It’s new music Friday, and Low Girl’s brand new single Big Now is live across all streaming platforms. We decided to catch up with Sarah about all things music:
Can you tell us a bit about yourself? Where are you from and where did music start for you?
I was born and raised in good ol’ Hemel Hempstead! I come from a very musical family, so both myself and Tom (drums) had classical piano training from a young age. If we ever went on a drive as a family, I would beg my parents to play Sgt. Pepper’s Lonely Hearts Club Band. I’d say a lot of my early interest in music can be credited to that album and those piano lessons. It took me until my mid teens to let anyone hear me sing as I was deeply embarrassed by my voice. I thought it was really unfeminine, which for some reason, was a big deal to me.
If you had to use three words to sum yourself up, what would you say?
Anxious, clumsy and gay
You released today your latest single Big Now. What does this song mean to you?
This song is all about fighting apathy in any form. I wanted to touch on violence against women, climate change and the 1% mentality that profits from other people’s misery. In other words, I clearly can’t pick a theme.
Is this a hint at more new music on the way?
It is indeed! You can expect a whole EP very soon, and hopefully a second EP before the year is through. It’s getting to a point now where I want to avoid writing songs because I’m already so restless about the amount of other tracks I need to record.
How does Big Now compare to your debut single, ICU, released last August?
They are jarringly different, but hey, if you want the same thing over and over you probably aren’t gonna find it here! ICU feels like sadness, Big Now feels like anger, sugar coated in upbeat Nintendo sounds.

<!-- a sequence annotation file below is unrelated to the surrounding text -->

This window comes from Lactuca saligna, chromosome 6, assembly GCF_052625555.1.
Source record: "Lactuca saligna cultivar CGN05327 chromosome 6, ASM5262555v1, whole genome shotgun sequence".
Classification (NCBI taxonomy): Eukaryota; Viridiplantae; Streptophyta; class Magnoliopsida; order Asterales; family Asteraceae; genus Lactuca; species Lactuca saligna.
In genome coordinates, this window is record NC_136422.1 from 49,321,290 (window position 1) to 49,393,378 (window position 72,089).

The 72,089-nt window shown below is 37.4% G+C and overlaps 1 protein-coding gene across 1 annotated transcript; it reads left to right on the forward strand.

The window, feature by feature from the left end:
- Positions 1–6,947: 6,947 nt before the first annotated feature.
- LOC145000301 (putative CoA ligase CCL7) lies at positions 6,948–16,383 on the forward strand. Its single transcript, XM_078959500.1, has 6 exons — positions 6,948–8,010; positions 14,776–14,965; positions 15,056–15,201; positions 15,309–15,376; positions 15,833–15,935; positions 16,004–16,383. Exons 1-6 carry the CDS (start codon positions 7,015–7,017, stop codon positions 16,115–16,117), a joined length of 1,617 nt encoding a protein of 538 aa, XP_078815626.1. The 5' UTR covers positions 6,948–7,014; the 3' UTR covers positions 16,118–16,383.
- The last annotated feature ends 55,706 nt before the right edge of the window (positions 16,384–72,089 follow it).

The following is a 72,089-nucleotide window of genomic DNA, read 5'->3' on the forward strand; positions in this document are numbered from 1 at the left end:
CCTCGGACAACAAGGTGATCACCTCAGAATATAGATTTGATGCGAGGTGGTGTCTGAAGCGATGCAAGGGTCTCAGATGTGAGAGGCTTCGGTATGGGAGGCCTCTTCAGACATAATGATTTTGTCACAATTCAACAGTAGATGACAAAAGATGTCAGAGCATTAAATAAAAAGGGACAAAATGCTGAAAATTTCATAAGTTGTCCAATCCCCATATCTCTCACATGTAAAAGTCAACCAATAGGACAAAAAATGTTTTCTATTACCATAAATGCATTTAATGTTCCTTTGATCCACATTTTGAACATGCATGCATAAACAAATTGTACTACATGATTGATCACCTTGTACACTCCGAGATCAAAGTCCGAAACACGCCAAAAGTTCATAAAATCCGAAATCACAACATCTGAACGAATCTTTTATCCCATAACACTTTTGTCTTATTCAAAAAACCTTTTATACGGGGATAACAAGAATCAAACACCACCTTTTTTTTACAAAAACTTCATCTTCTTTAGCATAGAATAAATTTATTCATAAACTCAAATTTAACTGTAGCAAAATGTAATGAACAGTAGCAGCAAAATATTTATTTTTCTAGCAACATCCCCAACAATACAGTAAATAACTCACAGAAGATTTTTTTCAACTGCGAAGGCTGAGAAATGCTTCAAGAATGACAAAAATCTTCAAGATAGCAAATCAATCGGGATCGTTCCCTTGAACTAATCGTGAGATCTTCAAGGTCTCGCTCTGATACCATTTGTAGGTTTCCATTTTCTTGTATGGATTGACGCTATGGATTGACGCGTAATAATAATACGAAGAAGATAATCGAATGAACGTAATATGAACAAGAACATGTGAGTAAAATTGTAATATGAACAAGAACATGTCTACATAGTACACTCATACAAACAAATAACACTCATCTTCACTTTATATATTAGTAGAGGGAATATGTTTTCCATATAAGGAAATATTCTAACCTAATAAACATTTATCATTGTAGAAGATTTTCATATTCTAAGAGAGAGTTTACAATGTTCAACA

Where do you find inspiration for your music?
Inspiration usually comes to me whenever I’m feeling a strong emotion. I really struggle to sit with difficult feelings, and so putting it all in a song tends to get rid of that discomfort. I tend to alternate between a few different genres based on what I’m listening to at the time, but artists like Sufjan Stevens, Frank Ocean and SALES eternally inspire me.
Did you have any help with the writing and recording process for Big Now? How was it working with others?
I wrote the lyrics, melody and structure – but when it came to production, a lot of credit goes to Toby (keys). When I was at work, Toby stayed at home and worked on the track and then we would switch around when I came home, so it was very much our baby. I should also shout out Tom’s insane drumming as well as Brad’s guitar outro.
Q. What is a big hurdle you didn’t think you would have to deal with, while making music?
I personally have found my biggest hurdle to be my confidence, or lack thereof. Being a musician these days requires a very active social media presence, which I will admit doesn’t come naturally to me. I constantly compare myself to other people, and so it’s really easy for me to spiral when I’m looking at my feed. Whenever I go to post, there’s always a voice at the back of my head saying “no-one cares” or “people will laugh at you”. I’ve started trying to make a note of the nice things people say to me so that I can drown those voices out, but it’s tiring.
What have you been doing to keep yourself busy during lockdown?
I have found an unhealthy balance between sleeping all day and playing video games all night, which has kept me fairly busy.
Can we expect any live shows, when it is safe to play?
Of course! Behind the scenes we have been rehearsing non-stop for the past year to make sure that we are ready to go as soon as it’s safe. People are used to us playing as a three-piece too, so I’m hoping that they’ll enjoy the noise we make as a four.
Where can we find out more about you?
Our handle is @lowgirllowgirl across the board on Facebook, Twitter, Youtube and Instagram – but I’d particularly recommend Instagram because you get the least formal and most dumb posts on there.
Anything else you would like to tell us?
We found out that Toby is loosely related to a Russian Prince, and so he will henceforth be spoken to like royalty.
And when I hopefully see Toby play, I will be sure to greet him as Your Majesty. But until then, I would like to thank Low Girl for taking the time to answer my questions, and wish her and the rest of the team the best of luck with all their new music.